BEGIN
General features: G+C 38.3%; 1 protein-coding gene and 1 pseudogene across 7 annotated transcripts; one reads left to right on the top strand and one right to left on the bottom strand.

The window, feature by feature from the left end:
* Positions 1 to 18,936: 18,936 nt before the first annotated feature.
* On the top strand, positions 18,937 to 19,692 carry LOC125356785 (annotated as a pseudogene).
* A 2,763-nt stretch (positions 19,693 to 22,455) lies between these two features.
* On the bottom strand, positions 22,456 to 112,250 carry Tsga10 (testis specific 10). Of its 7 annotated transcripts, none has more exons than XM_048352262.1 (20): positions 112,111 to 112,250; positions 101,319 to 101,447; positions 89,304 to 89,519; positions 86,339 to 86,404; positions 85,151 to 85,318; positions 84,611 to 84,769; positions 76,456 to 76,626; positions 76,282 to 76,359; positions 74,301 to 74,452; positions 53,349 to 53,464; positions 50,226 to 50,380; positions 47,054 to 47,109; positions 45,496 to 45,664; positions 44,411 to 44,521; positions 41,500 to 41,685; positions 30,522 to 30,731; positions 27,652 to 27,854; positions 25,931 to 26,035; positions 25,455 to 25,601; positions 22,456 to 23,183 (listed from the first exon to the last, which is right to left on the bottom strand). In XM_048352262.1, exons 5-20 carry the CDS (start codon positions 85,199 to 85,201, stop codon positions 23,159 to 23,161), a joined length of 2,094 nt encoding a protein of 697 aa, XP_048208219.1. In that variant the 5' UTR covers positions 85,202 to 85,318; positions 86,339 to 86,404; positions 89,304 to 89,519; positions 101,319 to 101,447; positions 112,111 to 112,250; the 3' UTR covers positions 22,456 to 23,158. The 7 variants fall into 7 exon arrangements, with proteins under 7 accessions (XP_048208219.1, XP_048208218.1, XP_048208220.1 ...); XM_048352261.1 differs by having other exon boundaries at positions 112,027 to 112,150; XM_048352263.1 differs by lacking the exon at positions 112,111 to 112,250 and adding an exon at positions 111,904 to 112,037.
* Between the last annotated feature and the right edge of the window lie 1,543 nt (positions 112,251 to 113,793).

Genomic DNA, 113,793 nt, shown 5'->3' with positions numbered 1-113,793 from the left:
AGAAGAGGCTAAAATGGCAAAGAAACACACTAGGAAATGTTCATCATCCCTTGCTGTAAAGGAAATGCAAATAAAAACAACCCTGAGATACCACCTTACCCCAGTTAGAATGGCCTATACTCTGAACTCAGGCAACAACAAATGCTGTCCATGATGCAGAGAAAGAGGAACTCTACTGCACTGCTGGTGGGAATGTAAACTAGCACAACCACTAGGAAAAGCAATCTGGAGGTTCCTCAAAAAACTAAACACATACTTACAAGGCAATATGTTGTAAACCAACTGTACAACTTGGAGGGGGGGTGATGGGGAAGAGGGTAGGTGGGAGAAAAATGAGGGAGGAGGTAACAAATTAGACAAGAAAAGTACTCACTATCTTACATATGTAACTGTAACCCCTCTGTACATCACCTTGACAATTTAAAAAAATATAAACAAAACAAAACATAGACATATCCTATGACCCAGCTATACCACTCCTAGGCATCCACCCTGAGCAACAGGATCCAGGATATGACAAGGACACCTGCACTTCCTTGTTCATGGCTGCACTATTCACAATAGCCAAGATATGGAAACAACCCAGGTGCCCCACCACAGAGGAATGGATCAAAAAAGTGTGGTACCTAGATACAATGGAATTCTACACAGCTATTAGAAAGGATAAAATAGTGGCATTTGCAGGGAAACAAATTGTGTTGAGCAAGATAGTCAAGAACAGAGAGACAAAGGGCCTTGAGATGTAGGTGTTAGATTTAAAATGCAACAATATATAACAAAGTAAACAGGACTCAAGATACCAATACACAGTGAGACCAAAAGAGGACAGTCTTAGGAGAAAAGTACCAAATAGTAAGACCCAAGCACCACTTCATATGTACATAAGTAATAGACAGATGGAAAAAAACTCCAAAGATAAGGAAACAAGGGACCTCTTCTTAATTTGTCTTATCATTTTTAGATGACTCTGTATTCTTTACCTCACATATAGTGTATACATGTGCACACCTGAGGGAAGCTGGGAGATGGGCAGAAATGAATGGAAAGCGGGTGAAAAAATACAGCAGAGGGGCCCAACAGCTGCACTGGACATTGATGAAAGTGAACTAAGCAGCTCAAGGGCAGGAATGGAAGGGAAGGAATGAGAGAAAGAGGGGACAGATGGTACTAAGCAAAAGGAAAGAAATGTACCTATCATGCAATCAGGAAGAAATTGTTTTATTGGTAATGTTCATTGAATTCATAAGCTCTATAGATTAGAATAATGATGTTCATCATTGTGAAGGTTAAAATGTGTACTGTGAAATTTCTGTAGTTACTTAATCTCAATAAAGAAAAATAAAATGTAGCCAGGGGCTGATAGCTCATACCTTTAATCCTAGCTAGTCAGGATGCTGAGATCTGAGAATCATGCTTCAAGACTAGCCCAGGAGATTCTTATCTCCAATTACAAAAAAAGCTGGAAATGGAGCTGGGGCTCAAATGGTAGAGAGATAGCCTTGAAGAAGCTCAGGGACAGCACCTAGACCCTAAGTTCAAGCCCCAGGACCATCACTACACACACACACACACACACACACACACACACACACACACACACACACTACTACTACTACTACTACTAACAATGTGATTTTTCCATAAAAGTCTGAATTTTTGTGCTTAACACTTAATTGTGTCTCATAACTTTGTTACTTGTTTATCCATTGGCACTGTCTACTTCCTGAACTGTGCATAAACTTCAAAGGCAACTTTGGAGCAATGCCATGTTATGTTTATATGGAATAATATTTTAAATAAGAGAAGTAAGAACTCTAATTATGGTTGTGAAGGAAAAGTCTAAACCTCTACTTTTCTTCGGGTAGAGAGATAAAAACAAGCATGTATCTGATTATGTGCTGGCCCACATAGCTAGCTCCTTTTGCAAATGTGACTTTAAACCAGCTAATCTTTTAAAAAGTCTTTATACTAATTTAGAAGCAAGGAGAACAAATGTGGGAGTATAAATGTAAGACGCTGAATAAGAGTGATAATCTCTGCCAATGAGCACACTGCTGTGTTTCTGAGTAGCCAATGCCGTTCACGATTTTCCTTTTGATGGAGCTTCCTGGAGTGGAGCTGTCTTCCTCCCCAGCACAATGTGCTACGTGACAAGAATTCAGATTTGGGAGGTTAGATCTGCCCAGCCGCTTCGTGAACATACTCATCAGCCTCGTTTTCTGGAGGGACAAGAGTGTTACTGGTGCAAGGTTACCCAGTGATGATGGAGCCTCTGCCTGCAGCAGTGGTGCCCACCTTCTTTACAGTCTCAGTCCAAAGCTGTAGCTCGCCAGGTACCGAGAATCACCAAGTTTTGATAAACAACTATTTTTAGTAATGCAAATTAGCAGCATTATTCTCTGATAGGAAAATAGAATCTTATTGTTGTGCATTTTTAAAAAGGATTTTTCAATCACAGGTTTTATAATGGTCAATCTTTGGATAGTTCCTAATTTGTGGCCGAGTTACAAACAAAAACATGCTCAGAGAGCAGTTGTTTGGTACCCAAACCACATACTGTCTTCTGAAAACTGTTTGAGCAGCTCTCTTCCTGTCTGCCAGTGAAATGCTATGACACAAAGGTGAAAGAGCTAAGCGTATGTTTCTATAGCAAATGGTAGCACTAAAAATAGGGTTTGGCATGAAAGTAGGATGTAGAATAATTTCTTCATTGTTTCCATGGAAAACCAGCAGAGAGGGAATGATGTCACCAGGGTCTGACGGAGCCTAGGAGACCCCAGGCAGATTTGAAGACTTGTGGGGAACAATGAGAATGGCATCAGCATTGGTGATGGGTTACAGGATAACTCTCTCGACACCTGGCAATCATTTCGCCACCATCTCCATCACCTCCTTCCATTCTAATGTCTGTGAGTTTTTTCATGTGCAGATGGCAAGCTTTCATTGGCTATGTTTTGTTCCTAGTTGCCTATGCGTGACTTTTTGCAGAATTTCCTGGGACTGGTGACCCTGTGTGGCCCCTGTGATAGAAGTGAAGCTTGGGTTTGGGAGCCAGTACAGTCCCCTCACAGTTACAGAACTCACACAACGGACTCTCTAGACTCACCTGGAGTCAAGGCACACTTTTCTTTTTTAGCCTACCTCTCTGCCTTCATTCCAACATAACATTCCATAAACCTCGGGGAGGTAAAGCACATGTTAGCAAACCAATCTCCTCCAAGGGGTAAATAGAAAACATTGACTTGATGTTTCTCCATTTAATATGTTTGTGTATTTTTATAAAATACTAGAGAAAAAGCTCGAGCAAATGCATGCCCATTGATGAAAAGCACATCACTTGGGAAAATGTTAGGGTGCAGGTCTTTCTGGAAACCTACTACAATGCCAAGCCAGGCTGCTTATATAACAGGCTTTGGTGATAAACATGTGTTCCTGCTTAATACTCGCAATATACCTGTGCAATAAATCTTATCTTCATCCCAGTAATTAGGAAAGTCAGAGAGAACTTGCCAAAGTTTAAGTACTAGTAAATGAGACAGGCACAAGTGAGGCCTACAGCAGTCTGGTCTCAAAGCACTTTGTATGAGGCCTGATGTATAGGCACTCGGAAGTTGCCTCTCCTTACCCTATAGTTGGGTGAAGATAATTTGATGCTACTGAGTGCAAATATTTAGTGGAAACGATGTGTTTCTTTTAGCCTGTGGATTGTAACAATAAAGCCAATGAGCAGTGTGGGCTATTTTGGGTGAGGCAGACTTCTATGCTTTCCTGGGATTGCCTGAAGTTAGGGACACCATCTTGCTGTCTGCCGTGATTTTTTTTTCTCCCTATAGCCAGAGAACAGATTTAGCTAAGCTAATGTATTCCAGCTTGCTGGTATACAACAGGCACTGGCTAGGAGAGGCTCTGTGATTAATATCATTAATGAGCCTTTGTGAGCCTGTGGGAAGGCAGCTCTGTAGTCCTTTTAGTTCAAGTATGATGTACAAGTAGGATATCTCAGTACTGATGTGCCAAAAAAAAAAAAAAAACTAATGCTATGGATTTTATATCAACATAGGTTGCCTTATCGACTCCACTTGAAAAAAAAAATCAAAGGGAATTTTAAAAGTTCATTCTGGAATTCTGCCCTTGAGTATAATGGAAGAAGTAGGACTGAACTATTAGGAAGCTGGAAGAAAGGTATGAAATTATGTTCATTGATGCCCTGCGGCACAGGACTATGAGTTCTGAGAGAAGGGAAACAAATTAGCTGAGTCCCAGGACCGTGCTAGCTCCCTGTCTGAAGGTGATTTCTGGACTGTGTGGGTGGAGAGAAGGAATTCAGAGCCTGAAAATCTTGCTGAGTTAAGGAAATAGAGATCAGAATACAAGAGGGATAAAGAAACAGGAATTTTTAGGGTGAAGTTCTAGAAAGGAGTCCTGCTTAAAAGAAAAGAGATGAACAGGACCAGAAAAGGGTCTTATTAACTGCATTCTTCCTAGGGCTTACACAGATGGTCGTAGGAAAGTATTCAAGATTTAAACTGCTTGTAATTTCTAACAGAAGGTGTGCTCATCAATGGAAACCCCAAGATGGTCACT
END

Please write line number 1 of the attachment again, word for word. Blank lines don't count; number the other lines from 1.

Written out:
General features: G+C 38.3%; 1 protein-coding gene and 1 pseudogene across 7 annotated transcripts; one reads left to right on the top strand and one right to left on the bottom strand.